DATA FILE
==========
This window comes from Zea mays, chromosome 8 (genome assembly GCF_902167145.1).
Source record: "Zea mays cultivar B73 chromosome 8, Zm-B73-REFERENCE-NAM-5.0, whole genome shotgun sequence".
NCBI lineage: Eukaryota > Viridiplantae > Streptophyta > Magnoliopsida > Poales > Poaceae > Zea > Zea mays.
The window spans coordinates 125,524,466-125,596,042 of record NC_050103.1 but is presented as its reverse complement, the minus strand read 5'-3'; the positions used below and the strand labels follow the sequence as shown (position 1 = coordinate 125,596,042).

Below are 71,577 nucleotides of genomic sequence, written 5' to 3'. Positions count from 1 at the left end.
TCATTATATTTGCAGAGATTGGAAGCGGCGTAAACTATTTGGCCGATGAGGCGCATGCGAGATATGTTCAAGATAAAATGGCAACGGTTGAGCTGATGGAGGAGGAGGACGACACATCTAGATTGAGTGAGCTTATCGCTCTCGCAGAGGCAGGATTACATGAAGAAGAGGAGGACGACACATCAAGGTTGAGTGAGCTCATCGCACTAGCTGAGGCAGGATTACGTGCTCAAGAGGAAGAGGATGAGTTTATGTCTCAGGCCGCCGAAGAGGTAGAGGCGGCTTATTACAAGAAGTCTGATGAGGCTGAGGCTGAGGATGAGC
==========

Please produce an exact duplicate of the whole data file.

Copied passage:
This window comes from Zea mays, chromosome 8 (genome assembly GCF_902167145.1).
Source record: "Zea mays cultivar B73 chromosome 8, Zm-B73-REFERENCE-NAM-5.0, whole genome shotgun sequence".
NCBI lineage: Eukaryota > Viridiplantae > Streptophyta > Magnoliopsida > Poales > Poaceae > Zea > Zea mays.
The window spans coordinates 125,524,466-125,596,042 of record NC_050103.1 but is presented as its reverse complement, the minus strand read 5'-3'; the positions used below and the strand labels follow the sequence as shown (position 1 = coordinate 125,596,042).

Below are 71,577 nucleotides of genomic sequence, written 5' to 3'. Positions count from 1 at the left end.
TCATTATATTTGCAGAGATTGGAAGCGGCGTAAACTATTTGGCCGATGAGGCGCATGCGAGATATGTTCAAGATAAAATGGCAACGGTTGAGCTGATGGAGGAGGAGGACGACACATCTAGATTGAGTGAGCTTATCGCTCTCGCAGAGGCAGGATTACATGAAGAAGAGGAGGACGACACATCAAGGTTGAGTGAGCTCATCGCACTAGCTGAGGCAGGATTACGTGCTCAAGAGGAAGAGGATGAGTTTATGTCTCAGGCCGCCGAAGAGGTAGAGGCGGCTTATTACAAGAAGTCTGATGAGGCTGAGGCTGAGGATGAGC